It found that bullying by brothers and sisters has the same harmful effect as it does from schoolmates or strangers.
Interestingly, they found that even mild bullying — a punch once in a while — could be detrimental.
And young children suffer most.
Researchers at the University of New Hampshire conducted more than 3,500 telephone interviews with children and teenagers (an adult caregiver was interviewed if the child was younger than 10).
The researchers asked these kids whether they had experienced physical assault, property damage or "psychological aggression" — in other words, name calling, meanness and ostracism.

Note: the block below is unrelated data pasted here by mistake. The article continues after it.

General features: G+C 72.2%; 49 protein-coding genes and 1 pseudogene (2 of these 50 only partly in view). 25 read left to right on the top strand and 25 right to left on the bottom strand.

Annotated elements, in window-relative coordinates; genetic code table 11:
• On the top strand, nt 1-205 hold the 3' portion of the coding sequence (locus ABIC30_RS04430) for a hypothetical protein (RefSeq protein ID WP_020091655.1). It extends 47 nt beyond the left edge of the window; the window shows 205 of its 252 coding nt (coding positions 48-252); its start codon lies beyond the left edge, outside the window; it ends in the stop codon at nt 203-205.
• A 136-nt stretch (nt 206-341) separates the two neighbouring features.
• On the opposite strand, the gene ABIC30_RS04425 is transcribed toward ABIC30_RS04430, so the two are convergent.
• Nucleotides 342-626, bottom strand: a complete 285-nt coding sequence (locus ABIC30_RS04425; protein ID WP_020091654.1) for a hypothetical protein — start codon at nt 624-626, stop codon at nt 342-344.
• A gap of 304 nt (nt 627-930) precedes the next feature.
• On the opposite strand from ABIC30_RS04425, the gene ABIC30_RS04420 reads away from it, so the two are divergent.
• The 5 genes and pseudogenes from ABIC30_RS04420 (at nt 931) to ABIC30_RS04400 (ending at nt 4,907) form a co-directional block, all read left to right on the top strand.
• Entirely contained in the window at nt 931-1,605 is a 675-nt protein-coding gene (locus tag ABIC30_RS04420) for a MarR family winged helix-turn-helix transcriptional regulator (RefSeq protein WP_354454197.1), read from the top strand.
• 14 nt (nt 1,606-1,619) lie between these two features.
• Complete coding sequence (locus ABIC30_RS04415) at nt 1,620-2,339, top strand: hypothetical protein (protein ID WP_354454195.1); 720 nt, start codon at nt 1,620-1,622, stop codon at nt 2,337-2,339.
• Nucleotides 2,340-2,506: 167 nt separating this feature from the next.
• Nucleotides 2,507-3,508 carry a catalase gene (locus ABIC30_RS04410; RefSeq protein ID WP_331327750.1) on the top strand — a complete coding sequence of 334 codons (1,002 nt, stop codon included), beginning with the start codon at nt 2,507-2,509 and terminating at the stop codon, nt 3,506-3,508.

Kids and teens on the receiving end of sibling bullying did, indeed, experience mental distress from teasing and aggression.
ABC Chief Medical Editor Dr. Richard Besser says he asks his young patients about being bullied at school, but doesn't ask about bullying at home.
However, he will now, and he jokingly said he is looking at his childhood experiences in a new light.
Here's the exchange between Dr. Besser and Good Morning America co-host Robvin Roberts.
Roberts: "How was it in your house? Because i've met your brothers."
Dr. Besser: "I was picked on all the time. I was the youngest of 4 brothers."
Roberts: "But you didn't think of it as bullying at the time?"
Dr. Besser: "No, it was just what kids do."
And he went on with a big smile, "I'm gonna give them (his brothers) a call when we're done."